Ukrainian military intelligence reports seen by The IoS suggest that 300 Grad missile systems are based inside Ukraine – 200 with Russian-backed separatists and 100 with Russian Federation forces – including a number of rocket systems based inside the Donetsk city football stadium.

Natalyia, whose house was bombed sending her daughter and three grandchildren to hospital

The Organization for Security and Co-operation in Europe (OSCE) haves said that its monitors continued to observe ceasefire violations, including the use of heavy weapons, tanks and smaller-calibre weapons. The OSCE said that most of the violence they observed occurred in residential areas, where military positions continue to endanger civilian lives.

Emboldened rebel commanders have launched renewed offensives against Ukrainian towns recently. Last week, up to 400 Russian-backed separatist fighters from the so-called Donetsk People’s Republic (DNR) tried to storm Starohnativka but were repelled by Ukraine’s 72nd Brigade. with more than 130 were killed, with the Moscow-backed separatists were killed; they were described by one commander as “Russian cannon fodder”.

Separatist envoy Denis Pushilin was another to raise the prospect of “war”, telling a briefing this week: “Kiev most likely also understands that if the Minsk process will be halted as it is ... this means war ... not only in the Donbass [eastern Ukraine], but this may be a big war.”

Mr Pushilin said that that Kiev’s implementation of the Minsk agreement had been limited, and accused Ukrainian forces of “unfortunately” violating the ceasefire with Ukraine’s armed forces by engaging in military “provocations” against separatist forces, according to Reuters news agency.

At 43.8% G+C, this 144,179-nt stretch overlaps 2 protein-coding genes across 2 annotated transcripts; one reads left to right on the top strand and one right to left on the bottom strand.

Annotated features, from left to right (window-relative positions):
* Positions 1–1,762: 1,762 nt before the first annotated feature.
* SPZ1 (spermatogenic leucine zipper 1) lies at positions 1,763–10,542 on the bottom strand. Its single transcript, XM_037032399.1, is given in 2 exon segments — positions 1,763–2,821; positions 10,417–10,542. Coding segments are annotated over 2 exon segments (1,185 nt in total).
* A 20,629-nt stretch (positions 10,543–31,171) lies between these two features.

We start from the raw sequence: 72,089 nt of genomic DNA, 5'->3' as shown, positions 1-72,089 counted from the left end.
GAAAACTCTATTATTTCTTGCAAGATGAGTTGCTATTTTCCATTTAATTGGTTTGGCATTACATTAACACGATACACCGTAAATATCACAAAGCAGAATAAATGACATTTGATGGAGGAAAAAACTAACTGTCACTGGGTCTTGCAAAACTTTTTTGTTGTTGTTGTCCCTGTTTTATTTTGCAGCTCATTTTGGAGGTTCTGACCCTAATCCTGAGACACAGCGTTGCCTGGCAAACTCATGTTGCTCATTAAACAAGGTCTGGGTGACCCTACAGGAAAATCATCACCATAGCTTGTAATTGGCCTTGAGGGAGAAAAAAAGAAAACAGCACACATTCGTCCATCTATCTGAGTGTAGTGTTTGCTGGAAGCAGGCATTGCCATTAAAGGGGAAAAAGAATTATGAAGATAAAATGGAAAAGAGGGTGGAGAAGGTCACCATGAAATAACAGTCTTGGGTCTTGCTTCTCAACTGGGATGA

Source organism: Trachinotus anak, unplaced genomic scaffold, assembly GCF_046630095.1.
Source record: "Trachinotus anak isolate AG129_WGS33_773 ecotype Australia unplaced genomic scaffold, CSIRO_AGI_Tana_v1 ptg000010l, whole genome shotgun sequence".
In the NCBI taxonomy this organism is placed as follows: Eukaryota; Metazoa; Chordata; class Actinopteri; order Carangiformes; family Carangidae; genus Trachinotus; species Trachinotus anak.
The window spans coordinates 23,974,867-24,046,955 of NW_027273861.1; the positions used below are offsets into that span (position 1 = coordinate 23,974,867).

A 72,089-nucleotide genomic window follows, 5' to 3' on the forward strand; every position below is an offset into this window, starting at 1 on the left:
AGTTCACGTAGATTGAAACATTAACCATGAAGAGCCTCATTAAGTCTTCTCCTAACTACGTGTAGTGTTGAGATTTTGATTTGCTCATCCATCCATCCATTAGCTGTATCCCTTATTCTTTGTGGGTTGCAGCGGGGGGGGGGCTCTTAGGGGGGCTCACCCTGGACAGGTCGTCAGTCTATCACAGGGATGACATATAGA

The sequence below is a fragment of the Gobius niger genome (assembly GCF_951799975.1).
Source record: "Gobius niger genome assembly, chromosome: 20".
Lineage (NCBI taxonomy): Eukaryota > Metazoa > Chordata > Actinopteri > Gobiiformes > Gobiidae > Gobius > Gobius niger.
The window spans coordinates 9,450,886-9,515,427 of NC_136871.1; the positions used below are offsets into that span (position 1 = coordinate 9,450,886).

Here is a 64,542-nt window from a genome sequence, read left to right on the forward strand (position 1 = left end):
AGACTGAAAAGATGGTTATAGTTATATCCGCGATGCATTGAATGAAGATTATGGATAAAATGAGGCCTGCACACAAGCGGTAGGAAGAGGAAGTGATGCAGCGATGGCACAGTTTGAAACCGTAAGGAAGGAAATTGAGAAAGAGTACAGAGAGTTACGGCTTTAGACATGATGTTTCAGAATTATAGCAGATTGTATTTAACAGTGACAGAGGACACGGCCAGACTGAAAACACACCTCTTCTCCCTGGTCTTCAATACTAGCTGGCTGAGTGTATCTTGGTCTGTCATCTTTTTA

As more than six thousand 6,000 people have died in the conflict since it began in April last year, and up to a million others have been displaced, fears of an escalation are significant.

Michael Fallon, the UK’s Defence Secretary, made clear that he believed that the conflict was “still red-hot” on a visit to Kiev this week, saying that he could not see an end to the fighting “any time soon”.

The NSDC reports set out in detail what Ukraine sees as growing Russian troop numbers, and the social media and wi-fi activity of Russian soldiers that places them inside Ukraine, including text messages and phone calls. and some analysts think that this apparent increase in personnel could have an impact on tactics for the separatists.

Mark Galeotti, a professor of global affairs at the New York University School of Professional Studies, said that the evidence the NSDC had assembled suggested Russia was preparing forces it could use to launch a renewed offensive.

“Even more significant than the renewed increase in Russian troops on the ground is the colonisation of the DNR and LNR [Luhansk People’s Republic] command structures by serving Russian officers from the army and security services. A Russian-armed and supported insurgency is becoming a Russian-commanded one,” said Professor Galeotti.

The commander of the 93rd Mechanised Brigade, a frontline 4,500-strong Ukrainian unit, who asked not to be named to prevent reprisals against his family, said that the country was now well defended and could repel any attack.

However, he made clear the potential consequences if Russian forces with Russian-backed separatists tried to further invade Ukraine – the potential result might be “World War Three”.